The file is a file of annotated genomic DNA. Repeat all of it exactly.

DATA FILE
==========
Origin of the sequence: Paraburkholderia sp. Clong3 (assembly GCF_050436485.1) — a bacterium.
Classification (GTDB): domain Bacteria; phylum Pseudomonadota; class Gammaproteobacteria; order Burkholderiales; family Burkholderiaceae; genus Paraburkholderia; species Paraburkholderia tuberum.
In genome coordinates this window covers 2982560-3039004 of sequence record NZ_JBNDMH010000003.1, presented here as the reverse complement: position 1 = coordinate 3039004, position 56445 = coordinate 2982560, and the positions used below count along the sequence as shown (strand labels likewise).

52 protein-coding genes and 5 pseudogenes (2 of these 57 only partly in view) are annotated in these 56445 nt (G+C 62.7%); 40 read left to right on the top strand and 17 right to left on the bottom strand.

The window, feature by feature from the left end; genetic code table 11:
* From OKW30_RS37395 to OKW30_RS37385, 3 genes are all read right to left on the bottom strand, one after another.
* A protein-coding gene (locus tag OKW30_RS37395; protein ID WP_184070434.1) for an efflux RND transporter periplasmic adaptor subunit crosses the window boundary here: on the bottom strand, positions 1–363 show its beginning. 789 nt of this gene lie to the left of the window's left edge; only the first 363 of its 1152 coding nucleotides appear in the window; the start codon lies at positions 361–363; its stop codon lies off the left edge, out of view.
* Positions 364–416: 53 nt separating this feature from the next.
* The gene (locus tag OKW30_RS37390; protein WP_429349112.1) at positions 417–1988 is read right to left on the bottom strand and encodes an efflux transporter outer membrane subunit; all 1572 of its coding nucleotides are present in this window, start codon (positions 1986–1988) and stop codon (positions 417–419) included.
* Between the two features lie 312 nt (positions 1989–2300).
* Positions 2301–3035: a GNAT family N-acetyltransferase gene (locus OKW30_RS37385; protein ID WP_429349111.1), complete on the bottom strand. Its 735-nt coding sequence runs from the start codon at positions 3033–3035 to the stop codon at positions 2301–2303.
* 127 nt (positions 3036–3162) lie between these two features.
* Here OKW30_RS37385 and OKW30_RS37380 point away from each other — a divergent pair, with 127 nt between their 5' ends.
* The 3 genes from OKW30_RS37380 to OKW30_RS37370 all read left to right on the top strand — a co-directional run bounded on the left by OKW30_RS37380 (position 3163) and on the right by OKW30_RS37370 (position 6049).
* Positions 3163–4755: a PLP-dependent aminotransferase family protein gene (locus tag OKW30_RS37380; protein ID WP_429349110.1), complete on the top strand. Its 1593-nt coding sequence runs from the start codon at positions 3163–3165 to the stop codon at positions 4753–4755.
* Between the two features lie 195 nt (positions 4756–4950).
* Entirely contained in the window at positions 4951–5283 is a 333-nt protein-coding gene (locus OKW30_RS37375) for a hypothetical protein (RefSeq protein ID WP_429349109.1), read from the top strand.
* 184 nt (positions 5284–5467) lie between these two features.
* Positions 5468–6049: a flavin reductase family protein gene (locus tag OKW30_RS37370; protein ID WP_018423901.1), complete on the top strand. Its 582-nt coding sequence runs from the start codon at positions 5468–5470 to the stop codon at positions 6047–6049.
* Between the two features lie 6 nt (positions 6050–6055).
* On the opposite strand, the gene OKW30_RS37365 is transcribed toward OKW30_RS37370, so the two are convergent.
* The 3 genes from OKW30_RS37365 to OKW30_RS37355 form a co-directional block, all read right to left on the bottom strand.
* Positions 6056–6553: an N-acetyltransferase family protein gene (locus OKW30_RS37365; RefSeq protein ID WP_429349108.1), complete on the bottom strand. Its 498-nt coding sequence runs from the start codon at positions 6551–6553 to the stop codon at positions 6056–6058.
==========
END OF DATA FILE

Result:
Origin of the sequence: Paraburkholderia sp. Clong3 (assembly GCF_050436485.1) — a bacterium.
Classification (GTDB): domain Bacteria; phylum Pseudomonadota; class Gammaproteobacteria; order Burkholderiales; family Burkholderiaceae; genus Paraburkholderia; species Paraburkholderia tuberum.
In genome coordinates this window covers 2982560-3039004 of sequence record NZ_JBNDMH010000003.1, presented here as the reverse complement: position 1 = coordinate 3039004, position 56445 = coordinate 2982560, and the positions used below count along the sequence as shown (strand labels likewise).

52 protein-coding genes and 5 pseudogenes (2 of these 57 only partly in view) are annotated in these 56445 nt (G+C 62.7%); 40 read left to right on the top strand and 17 right to left on the bottom strand.

The window, feature by feature from the left end; genetic code table 11:
* From OKW30_RS37395 to OKW30_RS37385, 3 genes are all read right to left on the bottom strand, one after another.
* A protein-coding gene (locus tag OKW30_RS37395; protein ID WP_184070434.1) for an efflux RND transporter periplasmic adaptor subunit crosses the window boundary here: on the bottom strand, positions 1–363 show its beginning. 789 nt of this gene lie to the left of the window's left edge; only the first 363 of its 1152 coding nucleotides appear in the window; the start codon lies at positions 361–363; its stop codon lies off the left edge, out of view.
* Positions 364–416: 53 nt separating this feature from the next.
* The gene (locus tag OKW30_RS37390; protein WP_429349112.1) at positions 417–1988 is read right to left on the bottom strand and encodes an efflux transporter outer membrane subunit; all 1572 of its coding nucleotides are present in this window, start codon (positions 1986–1988) and stop codon (positions 417–419) included.
* Between the two features lie 312 nt (positions 1989–2300).
* Positions 2301–3035: a GNAT family N-acetyltransferase gene (locus OKW30_RS37385; protein ID WP_429349111.1), complete on the bottom strand. Its 735-nt coding sequence runs from the start codon at positions 3033–3035 to the stop codon at positions 2301–2303.
* 127 nt (positions 3036–3162) lie between these two features.
* Here OKW30_RS37385 and OKW30_RS37380 point away from each other — a divergent pair, with 127 nt between their 5' ends.
* The 3 genes from OKW30_RS37380 to OKW30_RS37370 all read left to right on the top strand — a co-directional run bounded on the left by OKW30_RS37380 (position 3163) and on the right by OKW30_RS37370 (position 6049).
* Positions 3163–4755: a PLP-dependent aminotransferase family protein gene (locus tag OKW30_RS37380; protein ID WP_429349110.1), complete on the top strand. Its 1593-nt coding sequence runs from the start codon at positions 3163–3165 to the stop codon at positions 4753–4755.
* Between the two features lie 195 nt (positions 4756–4950).
* Entirely contained in the window at positions 4951–5283 is a 333-nt protein-coding gene (locus OKW30_RS37375) for a hypothetical protein (RefSeq protein ID WP_429349109.1), read from the top strand.
* 184 nt (positions 5284–5467) lie between these two features.
* Positions 5468–6049: a flavin reductase family protein gene (locus tag OKW30_RS37370; protein ID WP_018423901.1), complete on the top strand. Its 582-nt coding sequence runs from the start codon at positions 5468–5470 to the stop codon at positions 6047–6049.
* Between the two features lie 6 nt (positions 6050–6055).
* On the opposite strand, the gene OKW30_RS37365 is transcribed toward OKW30_RS37370, so the two are convergent.
* The 3 genes from OKW30_RS37365 to OKW30_RS37355 form a co-directional block, all read right to left on the bottom strand.
* Positions 6056–6553: an N-acetyltransferase family protein gene (locus OKW30_RS37365; RefSeq protein ID WP_429349108.1), complete on the bottom strand. Its 498-nt coding sequence runs from the start codon at positions 6551–6553 to the stop codon at positions 6056–6058.